POP Wonderland: Thumbelina: Ahhhhh ha ha ha ha, holy shit it's the Moetan guy! Er, POP is a guy, right? I read somewhere that he was. Oh boy, you see... Moetan started out in 2003 as this zany series of English study guides aimed at Japanese otaku, adorned with all the cute lil' gals it takes to make the money. The whole thing quickly got out of control (seriously: this is a commercial for English study books), spawning audio CDs, video games and a 13-episode anime television series in 2007. Now Dark Horse brings us the super-slick flavor of POP in wholly kid-friendly storybook form, with writer Michiyo Hayano adapting beloved fairy tales to serve the illustrations. This is just the beginning; there's six of these in Japan. It's $16.95 for 32 pages. Gaze!

Witchfinder: In the Service of Angels #1 (of 5): Only the latest Hellboy universe project from writer Mike Mignola, this time delving back into the 19th century for some occult mystery with Sir Edward Grey. The artist is Ben Stenbeck, of last year's origin one-off B.P.R.D.: The Ectoplasmic Man. Preview.

The Muppet Show #4 (of 4): Concluding this widely-enjoyed Roger Langridge miniseries with a focus on Miss Piggy, as expected. Don't lament the series finale too hard; a second four-issue run from Boom! is due in short order. Preview.

Batman and Robin #2: Morrison & Quitely, keeping it regular. Peek.

Crossed #6 (of 9): Well, nothing horrible happened last issue, so they're probably saving it up.

The Boys #32: Spoilaz in here. It's probably going to be interesting to see how this series deals with notions of 'death' and the threat thereof; Ennis pretty explicitly cast the idea of mortality into doubt early on in the book, just as a basic element of superhero worldbuilding. You can die, but that doesn't mean you won't come back in at some point, whether you want to or not, in an especially degraded form. This is part two of the "oh shit, game is changing" just-past-the-midpoint storyline, so Dynamite also has vol. 4 of the collected softcovers this week, We Gotta Go Now, covering that X-Men story and its direct aftermath from issues #23-30 for $19.99.

Brat Pack: Or, you can always head back to one of the fonts: Rick Veitch's 1990 wallow in the dumb, dirty world of the grim 'n gritty. No niceties in this friendly old classic; Veitch presumes up front you've grasped the essence of late '80s 'mature' superheros, and indeed how gross and doltish it got, and thus seizes the style by the neck and attempts to mash it so far down into the manure that maybe it'll pop out the other side, Loony Tunes style, into a better place. Marvel over 176 big pages of a horrible superhero quartet subjecting their hapless kid sidekicks to countless atrocities, in detail, all in the service of running the most head-slapping carryovers from old superhero times through the dark paces. Often repulsive, arguably reactionary, but not without a sense of humor, and strangely endearing at times; unlike The Boys, this is very clearly the product of affection, if more for the ideas behind superheroes than the stories and industry around them, a tone that comes through better in the work's subsequently published prequel, The Maximortal. From Veitch's own King Hell Press; this new softcover edition sports an original cover and a $19.95 price tag. The entire first chapter is here, featuring the famous death of Jason Todd parody. They really don't stay dead, huh? Wait - Jesus Christ, that actually was a motif in Brat Pack too! Like, specifically so! Huh...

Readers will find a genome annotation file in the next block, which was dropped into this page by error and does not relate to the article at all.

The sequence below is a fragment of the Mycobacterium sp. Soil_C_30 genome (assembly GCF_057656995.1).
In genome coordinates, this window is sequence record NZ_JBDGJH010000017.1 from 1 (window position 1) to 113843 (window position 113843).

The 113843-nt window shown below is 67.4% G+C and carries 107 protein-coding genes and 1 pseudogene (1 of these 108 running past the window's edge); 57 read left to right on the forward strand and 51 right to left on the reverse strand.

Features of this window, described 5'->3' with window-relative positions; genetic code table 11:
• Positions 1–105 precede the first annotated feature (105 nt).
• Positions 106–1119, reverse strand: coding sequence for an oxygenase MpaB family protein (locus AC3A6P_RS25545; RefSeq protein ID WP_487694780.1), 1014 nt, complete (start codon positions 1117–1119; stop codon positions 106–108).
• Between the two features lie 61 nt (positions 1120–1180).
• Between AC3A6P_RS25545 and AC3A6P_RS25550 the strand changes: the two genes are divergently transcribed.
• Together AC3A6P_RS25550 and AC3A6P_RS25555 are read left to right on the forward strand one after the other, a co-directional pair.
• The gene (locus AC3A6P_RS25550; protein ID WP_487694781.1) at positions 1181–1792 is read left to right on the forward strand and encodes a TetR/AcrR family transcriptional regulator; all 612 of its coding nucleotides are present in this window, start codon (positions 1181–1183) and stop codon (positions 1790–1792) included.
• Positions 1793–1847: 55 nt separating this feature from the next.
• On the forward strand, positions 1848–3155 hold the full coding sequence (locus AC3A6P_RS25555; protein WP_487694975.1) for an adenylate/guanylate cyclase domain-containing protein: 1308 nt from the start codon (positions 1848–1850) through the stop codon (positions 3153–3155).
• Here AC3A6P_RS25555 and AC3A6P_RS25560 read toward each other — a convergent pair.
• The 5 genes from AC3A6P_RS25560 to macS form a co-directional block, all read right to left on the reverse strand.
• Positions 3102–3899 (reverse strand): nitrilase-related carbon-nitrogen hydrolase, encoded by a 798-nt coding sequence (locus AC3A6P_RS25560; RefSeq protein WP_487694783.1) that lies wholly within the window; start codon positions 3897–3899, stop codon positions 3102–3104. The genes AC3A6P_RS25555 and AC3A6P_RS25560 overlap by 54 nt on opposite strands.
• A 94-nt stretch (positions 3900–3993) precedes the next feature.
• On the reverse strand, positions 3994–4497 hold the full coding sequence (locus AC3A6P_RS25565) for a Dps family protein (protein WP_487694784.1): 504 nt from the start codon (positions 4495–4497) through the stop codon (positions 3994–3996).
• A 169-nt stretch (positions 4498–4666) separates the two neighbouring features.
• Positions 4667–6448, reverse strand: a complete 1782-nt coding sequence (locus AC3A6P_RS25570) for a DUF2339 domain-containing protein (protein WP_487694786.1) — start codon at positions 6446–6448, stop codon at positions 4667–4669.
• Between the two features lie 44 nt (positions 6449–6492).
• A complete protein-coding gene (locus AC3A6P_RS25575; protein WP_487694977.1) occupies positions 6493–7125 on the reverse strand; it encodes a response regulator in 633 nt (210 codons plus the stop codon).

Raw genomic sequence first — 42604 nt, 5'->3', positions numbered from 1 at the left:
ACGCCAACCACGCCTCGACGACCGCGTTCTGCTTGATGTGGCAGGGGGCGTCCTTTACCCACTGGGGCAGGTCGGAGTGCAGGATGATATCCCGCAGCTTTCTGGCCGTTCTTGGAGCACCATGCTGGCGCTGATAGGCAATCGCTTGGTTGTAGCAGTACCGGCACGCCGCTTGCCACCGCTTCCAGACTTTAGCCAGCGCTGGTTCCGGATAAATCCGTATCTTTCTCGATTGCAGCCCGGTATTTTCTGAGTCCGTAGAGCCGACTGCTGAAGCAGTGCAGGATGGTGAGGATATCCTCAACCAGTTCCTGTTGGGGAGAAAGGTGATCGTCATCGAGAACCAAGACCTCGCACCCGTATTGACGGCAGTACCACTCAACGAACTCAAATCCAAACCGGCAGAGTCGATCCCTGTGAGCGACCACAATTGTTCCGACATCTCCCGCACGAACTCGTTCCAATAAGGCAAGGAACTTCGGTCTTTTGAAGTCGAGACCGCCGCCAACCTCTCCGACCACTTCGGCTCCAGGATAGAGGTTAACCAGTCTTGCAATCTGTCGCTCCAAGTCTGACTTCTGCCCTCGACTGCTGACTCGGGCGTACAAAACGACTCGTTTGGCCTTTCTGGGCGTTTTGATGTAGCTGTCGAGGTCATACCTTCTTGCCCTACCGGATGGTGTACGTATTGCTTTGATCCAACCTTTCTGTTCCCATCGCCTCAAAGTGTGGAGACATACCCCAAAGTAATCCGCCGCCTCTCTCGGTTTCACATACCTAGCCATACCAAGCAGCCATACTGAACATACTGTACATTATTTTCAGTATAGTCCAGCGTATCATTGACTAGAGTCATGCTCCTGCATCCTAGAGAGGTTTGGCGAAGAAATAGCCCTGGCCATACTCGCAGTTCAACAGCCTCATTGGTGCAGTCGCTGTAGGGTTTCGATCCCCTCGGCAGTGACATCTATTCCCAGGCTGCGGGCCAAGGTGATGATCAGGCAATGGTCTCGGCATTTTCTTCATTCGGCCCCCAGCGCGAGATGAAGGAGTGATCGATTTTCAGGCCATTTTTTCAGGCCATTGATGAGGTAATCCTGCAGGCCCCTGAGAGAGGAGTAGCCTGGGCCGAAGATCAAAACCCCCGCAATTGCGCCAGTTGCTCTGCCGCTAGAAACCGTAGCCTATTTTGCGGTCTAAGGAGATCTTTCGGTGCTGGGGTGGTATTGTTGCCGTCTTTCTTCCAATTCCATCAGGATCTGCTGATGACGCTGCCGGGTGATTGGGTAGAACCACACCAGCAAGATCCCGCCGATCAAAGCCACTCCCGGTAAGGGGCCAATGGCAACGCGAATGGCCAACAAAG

Savage Dragon #150: Gosh, look at that. One hundred and fifty from Image founder Erik Larsen. The first issue of this I owned was #3 from the initial Malibu-handled miniseries, 1992. I was 11 years old then; my great aunt bought it for me, as my unwitting induction to the Image Revolution. She passed away recently. A few months back. Bought me my first comic, actually, a Mickey Mouse thing with Floyd Gottfredson reprints, back when Gladstone had 'em. Boom! has 'em now, if not necessarily Mickey; they don't publish that anymore, for all the properties shuffle and reconfigure. Yet here's Erik Larsen and his Dragon, that last smooth strand from here to now. For Image that seems improbable, given what happened, but the kids expected miracles back then, feats and immortality. She always had taste.